Deputy SRSG de Clercq assesses humanitarian crisis in Somalia’s South West state

Peter de Clercq, the Deputy Special Representative of the United Nations Secretary-General for Somalia and the UN's Resident Humanitarian Coordinator, speaks to a woman affected by the drought in Baidoa, on 16 January 2017. UN Photo

16 Jan 2017

Deputy SRSG de Clercq assesses humanitarian crisis in Somalia’s South West state

The Deputy Special Representative of the UN Secretary-General for Somalia Peter de Clercq heard first-hand accounts of the deteriorating humanitarian situation in South West state today during an assessment tour of the administrative capital of Baidoa.

Mr. de Clercq visited a camp for internally displaced persons (IDPs) and the city’s main hospital to meet with victims of a prolonged dry spell that has produced severe water shortages and acute food insecurity.

An estimated five million Somalis are in need of food aid after sparse rains triggered drought in much of the country. In South West state alone, nearly 820,000 people are in dire need of urgent humanitarian support, according to a newly released report from the UN Office for the Coordination of Humanitarian Affairs.

“Five million people in this country, which is 40 per cent of the population, are currently in need of food aid because they don’t have enough to eat,” said Mr. de Clercq.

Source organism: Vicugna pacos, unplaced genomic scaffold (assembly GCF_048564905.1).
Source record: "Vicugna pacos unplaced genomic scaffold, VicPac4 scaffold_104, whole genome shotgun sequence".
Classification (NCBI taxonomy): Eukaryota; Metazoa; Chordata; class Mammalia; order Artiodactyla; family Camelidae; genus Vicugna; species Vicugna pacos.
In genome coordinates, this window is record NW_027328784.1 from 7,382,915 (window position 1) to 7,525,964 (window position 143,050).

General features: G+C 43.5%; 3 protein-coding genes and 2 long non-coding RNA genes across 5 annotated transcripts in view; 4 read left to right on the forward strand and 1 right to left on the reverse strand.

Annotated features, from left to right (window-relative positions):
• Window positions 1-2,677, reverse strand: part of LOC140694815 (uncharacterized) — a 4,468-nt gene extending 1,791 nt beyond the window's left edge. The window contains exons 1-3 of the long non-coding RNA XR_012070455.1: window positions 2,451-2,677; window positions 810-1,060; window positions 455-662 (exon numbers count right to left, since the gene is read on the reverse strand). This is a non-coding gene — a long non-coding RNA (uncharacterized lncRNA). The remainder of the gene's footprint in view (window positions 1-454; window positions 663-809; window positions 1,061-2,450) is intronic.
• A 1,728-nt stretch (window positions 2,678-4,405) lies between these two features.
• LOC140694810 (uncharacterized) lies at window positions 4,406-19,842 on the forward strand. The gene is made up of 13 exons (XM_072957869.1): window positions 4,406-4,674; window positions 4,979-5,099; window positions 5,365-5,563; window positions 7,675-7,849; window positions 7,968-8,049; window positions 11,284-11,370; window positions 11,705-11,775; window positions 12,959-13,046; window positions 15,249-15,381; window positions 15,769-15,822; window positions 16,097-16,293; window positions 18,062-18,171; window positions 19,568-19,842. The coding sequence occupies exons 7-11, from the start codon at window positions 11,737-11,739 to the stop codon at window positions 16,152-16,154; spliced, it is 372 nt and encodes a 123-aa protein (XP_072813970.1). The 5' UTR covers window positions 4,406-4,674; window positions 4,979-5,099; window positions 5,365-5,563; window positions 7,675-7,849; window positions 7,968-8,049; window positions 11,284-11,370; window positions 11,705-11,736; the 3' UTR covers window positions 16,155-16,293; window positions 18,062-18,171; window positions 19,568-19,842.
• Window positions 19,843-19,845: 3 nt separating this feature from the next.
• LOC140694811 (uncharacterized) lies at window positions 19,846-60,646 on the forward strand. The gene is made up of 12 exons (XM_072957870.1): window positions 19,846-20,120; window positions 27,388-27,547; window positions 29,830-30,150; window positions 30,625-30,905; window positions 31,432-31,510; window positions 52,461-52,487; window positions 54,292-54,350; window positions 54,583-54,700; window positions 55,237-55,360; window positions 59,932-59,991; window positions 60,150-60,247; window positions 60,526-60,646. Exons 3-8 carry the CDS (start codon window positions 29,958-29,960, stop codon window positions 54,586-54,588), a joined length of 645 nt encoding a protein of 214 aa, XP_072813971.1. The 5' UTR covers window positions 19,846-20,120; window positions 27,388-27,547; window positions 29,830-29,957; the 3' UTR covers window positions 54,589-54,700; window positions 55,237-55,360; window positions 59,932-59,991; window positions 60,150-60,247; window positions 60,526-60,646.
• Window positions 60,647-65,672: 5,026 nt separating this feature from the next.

“This is as a result of the fourth consecutive drought season, and it is going to take another four months before the next rainy season,” he added.

He expressed concern that more people may abandon their homes for IDP camps in the state capital in their search of food.

“The people need assistance to help them through the season and then hope there is going to be assistance for them to restart their lives. That is going to be much more difficult because this is humanitarian aid, short-term aid, but in the long term, people need to get a livelihood again,” he stated.

Children, women and IDPs have been hardest hit by the humanitarian crisis. The situation in Baidoa has been exacerbated by an outbreak of cholera, which has claimed 11 lives in the past three weeks alone.

Quresha Abdi Ali, a mother of seven, told Mr. de Clercq and members of his delegation that she lost twelve members of her extended family to hunger.

“I came from Buula Iir village to escape the harsh conditions there. We don’t have food, water or clothes. Our farms are barren, our livestock are dead, our men cannot find work,” she explained.

Bay region Governor Rashid Abdullahi Mohamed disclosed that an estimated 3,000 families from neighbouring villages have moved to the administrative capital of the South West state to escape the harsh conditions in their homes.  

“The situation is dire, people desperately need support and we appeal to well wishers to step in and offer help to needy populations here,” said Governor Mohamed.

The President of the Interim South West Administration (ISWA), Sharif Hassan Sheikh Adan, echoed that call for assistance.

“We are in an emergency situation. The effects of the drought are evident, people are struggling with poor health, starvation and insecurity,” he said.

The ISWA president accused al-Shabaab militants of impeding the delivery of humanitarian assistance to drought victims. He called on the federal government of Somalia and the international community to expedite the opening and securing of main supply routes, especially the 243-kilometer Baidoa-Mogadishu road, to facilitate the transportation of humanitarian supplies.